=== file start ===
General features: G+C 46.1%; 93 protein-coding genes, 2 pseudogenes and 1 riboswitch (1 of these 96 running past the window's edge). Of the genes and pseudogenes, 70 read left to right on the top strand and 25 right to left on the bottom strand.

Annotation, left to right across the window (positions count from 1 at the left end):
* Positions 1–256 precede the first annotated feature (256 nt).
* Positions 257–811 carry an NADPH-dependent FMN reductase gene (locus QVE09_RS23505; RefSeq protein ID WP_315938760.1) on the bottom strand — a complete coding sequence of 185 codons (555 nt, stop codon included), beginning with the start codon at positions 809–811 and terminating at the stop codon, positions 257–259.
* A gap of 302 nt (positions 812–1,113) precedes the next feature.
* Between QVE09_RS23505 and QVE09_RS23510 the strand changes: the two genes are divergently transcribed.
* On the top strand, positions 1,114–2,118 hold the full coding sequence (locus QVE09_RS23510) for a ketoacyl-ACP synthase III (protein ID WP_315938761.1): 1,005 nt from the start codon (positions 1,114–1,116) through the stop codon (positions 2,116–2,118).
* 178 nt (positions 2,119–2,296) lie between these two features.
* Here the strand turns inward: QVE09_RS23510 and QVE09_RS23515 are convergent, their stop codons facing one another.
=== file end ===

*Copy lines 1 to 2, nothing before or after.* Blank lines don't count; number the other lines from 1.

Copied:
General features: G+C 46.1%; 93 protein-coding genes, 2 pseudogenes and 1 riboswitch (1 of these 96 running past the window's edge). Of the genes and pseudogenes, 70 read left to right on the top strand and 25 right to left on the bottom strand.

Annotation, left to right across the window (positions count from 1 at the left end):